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How Does Dishonesty Affect Winning and the Willingness to Compete? Evidence from a Stiff Competition Environment

Author

Listed:
  • Posadzy, Kinga

    () (Division of Economics, Department of Management and Engineering, Linköping University)

  • Josephson, Camilla

    () (Division of Economics, Department of Management and Engineering, Linköping University)

  • Martinsson, Peter

    () (Division of Economics, Department of Management and Engineering, Linköping University)

Abstract

We experimentally investigate how the possibility of behaving dishonestly affects the willingness to compete and who the winner is when there is stiff competition. Our results show that although only some subjects are dishonest when competing, dishonest behaviour creates significant inefficiencies due to best performing subjects not winning. Willingness to compete, on the other hand, was unaffected.

Suggested Citation

  • Posadzy, Kinga & Josephson, Camilla & Martinsson, Peter, 2017. "How Does Dishonesty Affect Winning and the Willingness to Compete? Evidence from a Stiff Competition Environment," LiU Working Papers in Economics 5, Linköping University, Division of Economics, Department of Management and Engineering.
  • Handle: RePEc:hhs:liuewp:0005
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    References listed on IDEAS

    as
    1. Uri Gneezy, 2005. "Deception: The Role of Consequences," American Economic Review, American Economic Association, vol. 95(1), pages 384-394, March.
    2. Richard B. Freeman & Alexander M. Gelber, 2010. "Prize Structure and Information in Tournaments: Experimental Evidence," American Economic Journal: Applied Economics, American Economic Association, vol. 2(1), pages 149-164, January.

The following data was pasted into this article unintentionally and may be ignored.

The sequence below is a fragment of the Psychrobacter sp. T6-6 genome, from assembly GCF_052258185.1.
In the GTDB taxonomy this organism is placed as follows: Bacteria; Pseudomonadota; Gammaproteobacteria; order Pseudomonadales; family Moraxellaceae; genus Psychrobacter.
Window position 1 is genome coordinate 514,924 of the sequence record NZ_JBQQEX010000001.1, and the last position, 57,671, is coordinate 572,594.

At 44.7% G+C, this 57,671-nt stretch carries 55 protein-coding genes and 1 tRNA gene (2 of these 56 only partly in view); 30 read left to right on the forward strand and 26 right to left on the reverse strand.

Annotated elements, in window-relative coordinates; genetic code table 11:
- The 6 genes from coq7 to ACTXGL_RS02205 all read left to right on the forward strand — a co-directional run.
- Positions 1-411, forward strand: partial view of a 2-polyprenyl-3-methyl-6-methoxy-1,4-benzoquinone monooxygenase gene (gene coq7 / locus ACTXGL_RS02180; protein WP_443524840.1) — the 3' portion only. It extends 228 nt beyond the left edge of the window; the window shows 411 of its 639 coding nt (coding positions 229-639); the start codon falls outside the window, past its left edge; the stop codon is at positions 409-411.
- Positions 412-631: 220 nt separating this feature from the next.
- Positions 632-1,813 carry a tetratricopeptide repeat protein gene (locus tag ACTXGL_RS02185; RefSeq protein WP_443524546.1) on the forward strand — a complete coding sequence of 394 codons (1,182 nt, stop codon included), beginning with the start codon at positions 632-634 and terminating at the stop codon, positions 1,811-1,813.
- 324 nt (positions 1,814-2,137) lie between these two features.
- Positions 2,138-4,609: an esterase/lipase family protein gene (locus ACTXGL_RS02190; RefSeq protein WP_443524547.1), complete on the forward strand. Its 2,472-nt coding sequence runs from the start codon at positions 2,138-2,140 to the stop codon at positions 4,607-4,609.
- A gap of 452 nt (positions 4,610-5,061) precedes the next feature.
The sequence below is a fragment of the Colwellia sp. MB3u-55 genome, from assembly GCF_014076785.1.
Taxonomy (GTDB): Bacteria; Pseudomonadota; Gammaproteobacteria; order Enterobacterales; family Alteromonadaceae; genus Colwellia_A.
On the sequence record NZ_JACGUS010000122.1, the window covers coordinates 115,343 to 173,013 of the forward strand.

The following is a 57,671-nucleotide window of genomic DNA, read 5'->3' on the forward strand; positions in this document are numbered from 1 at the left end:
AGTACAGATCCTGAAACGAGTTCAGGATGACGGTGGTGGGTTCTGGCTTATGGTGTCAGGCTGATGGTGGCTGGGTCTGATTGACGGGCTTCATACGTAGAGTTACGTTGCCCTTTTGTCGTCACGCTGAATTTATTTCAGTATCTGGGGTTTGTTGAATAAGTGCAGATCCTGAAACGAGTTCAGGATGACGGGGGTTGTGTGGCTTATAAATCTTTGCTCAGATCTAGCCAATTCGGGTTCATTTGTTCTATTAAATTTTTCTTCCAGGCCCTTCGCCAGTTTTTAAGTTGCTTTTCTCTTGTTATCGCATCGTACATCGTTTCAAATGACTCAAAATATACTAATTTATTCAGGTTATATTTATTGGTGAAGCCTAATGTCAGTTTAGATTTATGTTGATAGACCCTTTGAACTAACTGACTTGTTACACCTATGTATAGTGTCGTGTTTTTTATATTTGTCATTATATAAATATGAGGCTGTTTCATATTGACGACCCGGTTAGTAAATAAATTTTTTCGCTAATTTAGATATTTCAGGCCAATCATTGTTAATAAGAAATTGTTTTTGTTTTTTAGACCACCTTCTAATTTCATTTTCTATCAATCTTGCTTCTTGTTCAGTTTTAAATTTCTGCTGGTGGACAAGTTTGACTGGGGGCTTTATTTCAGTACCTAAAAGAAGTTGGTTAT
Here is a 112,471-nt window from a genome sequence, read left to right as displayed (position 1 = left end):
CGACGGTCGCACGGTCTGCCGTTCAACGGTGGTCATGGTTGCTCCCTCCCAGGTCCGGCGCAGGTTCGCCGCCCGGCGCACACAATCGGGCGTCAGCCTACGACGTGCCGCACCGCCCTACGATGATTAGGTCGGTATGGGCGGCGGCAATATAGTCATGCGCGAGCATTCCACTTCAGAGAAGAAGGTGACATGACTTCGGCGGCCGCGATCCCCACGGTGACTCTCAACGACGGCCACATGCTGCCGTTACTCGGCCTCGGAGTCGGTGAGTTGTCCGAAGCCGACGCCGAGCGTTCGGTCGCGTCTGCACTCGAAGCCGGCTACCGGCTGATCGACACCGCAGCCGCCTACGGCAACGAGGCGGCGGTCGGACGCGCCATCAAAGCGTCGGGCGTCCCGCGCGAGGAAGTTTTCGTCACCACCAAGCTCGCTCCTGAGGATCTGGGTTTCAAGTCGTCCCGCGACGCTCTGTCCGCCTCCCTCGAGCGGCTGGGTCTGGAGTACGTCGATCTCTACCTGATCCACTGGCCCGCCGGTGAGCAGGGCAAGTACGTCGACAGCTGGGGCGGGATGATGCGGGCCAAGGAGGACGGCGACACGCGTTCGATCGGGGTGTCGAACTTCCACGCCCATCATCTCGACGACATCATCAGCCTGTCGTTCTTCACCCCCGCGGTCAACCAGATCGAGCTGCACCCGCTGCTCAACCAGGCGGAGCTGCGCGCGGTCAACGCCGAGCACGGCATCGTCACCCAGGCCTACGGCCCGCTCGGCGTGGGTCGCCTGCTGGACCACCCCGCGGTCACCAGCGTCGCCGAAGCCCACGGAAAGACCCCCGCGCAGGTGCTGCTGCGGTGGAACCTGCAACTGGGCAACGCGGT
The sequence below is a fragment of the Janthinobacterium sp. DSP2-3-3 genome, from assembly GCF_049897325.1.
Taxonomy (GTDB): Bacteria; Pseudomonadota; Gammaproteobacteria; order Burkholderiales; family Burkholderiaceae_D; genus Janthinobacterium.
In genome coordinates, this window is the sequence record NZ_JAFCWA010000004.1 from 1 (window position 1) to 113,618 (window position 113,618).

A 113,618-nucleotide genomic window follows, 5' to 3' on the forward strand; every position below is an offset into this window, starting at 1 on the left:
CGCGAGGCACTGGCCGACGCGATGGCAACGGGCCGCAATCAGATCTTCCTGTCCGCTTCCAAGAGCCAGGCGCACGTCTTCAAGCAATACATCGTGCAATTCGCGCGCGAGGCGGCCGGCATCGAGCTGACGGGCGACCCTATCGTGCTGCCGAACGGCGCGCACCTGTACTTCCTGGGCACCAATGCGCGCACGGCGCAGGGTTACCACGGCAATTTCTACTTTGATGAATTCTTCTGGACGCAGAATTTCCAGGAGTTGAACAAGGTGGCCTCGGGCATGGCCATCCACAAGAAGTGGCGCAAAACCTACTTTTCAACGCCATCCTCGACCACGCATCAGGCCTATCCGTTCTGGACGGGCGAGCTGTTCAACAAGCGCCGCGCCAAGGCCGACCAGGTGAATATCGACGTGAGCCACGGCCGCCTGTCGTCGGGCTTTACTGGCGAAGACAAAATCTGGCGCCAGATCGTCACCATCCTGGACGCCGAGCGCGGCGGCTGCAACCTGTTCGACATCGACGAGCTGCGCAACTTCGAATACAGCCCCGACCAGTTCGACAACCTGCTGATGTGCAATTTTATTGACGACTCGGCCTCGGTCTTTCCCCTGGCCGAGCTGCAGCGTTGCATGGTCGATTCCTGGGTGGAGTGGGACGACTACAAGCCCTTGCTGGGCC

3. Schwieren, Christiane & Weichselbaumer, Doris, 2010. "Does competition enhance performance or cheating? A laboratory experiment," Journal of Economic Psychology, Elsevier, vol. 31(3), pages 241-253, June.
    4. Fosgaard, Toke Reinholt & Hansen, Lars Gaarn & Piovesan, Marco, 2013. "Separating Will from Grace: An experiment on conformity and awareness in cheating," Journal of Economic Behavior & Organization, Elsevier, vol. 93(C), pages 279-284.
    5. Muriel Niederle & Lise Vesterlund, 2007. "Do Women Shy Away From Competition? Do Men Compete Too Much?," The Quarterly Journal of Economics, Oxford University Press, vol. 122(3), pages 1067-1101.
    6. Faravelli, Marco & Friesen, Lana & Gangadharan, Lata, 2015. "Selection, tournaments, and dishonesty," Journal of Economic Behavior & Organization, Elsevier, vol. 110(C), pages 160-175.
    7. Cartwright, Edward & Menezes, Matheus L.C., 2014. "Cheating to win: Dishonesty and the intensity of competition," Economics Letters, Elsevier, vol. 122(1), pages 55-58.
    8. repec:hrv:faseco:34310817 is not listed on IDEAS
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    More about this item

    Keywords

    Competition; dishonesty; experiment;

    JEL classification:

    • C91 - Mathematical and Quantitative Methods - - Design of Experiments - - - Laboratory, Individual Behavior
    • D03 - Microeconomics - - General - - - Behavioral Microeconomics: Underlying Principles
    • D04 - Microeconomics - - General - - - Microeconomic Policy: Formulation; Implementation; Evaluation

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